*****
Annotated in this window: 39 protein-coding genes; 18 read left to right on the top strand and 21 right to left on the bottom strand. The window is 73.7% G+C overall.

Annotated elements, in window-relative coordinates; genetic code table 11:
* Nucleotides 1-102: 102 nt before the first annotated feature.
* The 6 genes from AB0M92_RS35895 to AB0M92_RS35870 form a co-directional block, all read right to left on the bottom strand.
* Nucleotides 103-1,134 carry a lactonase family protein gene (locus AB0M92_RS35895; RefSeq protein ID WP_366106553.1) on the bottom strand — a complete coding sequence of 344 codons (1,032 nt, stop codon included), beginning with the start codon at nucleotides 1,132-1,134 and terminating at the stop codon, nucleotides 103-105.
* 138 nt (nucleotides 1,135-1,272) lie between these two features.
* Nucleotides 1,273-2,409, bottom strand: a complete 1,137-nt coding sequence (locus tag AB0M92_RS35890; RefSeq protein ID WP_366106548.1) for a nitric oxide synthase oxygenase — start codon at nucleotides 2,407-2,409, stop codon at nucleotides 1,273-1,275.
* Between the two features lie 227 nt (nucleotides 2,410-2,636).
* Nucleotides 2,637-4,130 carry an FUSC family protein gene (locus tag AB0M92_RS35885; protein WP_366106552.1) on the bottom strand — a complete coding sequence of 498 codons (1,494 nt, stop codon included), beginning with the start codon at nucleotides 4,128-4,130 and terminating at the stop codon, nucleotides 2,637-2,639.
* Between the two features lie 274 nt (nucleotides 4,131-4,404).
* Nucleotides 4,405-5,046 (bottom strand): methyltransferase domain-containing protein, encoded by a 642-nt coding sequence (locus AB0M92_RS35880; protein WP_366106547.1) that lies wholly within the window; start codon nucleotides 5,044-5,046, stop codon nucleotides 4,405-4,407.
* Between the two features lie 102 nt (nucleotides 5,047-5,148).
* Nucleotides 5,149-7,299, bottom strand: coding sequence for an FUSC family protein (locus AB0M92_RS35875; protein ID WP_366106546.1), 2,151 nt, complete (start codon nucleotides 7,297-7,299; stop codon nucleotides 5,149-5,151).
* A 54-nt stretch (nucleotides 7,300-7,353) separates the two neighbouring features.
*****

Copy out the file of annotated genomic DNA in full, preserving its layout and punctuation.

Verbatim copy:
Annotated in this window: 39 protein-coding genes; 18 read left to right on the top strand and 21 right to left on the bottom strand. The window is 73.7% G+C overall.

Annotated elements, in window-relative coordinates; genetic code table 11:
* Nucleotides 1-102: 102 nt before the first annotated feature.
* The 6 genes from AB0M92_RS35895 to AB0M92_RS35870 form a co-directional block, all read right to left on the bottom strand.
* Nucleotides 103-1,134 carry a lactonase family protein gene (locus AB0M92_RS35895; RefSeq protein ID WP_366106553.1) on the bottom strand — a complete coding sequence of 344 codons (1,032 nt, stop codon included), beginning with the start codon at nucleotides 1,132-1,134 and terminating at the stop codon, nucleotides 103-105.
* 138 nt (nucleotides 1,135-1,272) lie between these two features.
* Nucleotides 1,273-2,409, bottom strand: a complete 1,137-nt coding sequence (locus tag AB0M92_RS35890; RefSeq protein ID WP_366106548.1) for a nitric oxide synthase oxygenase — start codon at nucleotides 2,407-2,409, stop codon at nucleotides 1,273-1,275.
* Between the two features lie 227 nt (nucleotides 2,410-2,636).
* Nucleotides 2,637-4,130 carry an FUSC family protein gene (locus tag AB0M92_RS35885; protein WP_366106552.1) on the bottom strand — a complete coding sequence of 498 codons (1,494 nt, stop codon included), beginning with the start codon at nucleotides 4,128-4,130 and terminating at the stop codon, nucleotides 2,637-2,639.
* Between the two features lie 274 nt (nucleotides 4,131-4,404).
* Nucleotides 4,405-5,046 (bottom strand): methyltransferase domain-containing protein, encoded by a 642-nt coding sequence (locus AB0M92_RS35880; protein WP_366106547.1) that lies wholly within the window; start codon nucleotides 5,044-5,046, stop codon nucleotides 4,405-4,407.
* Between the two features lie 102 nt (nucleotides 5,047-5,148).
* Nucleotides 5,149-7,299, bottom strand: coding sequence for an FUSC family protein (locus AB0M92_RS35875; protein ID WP_366106546.1), 2,151 nt, complete (start codon nucleotides 7,297-7,299; stop codon nucleotides 5,149-5,151).
* A 54-nt stretch (nucleotides 7,300-7,353) separates the two neighbouring features.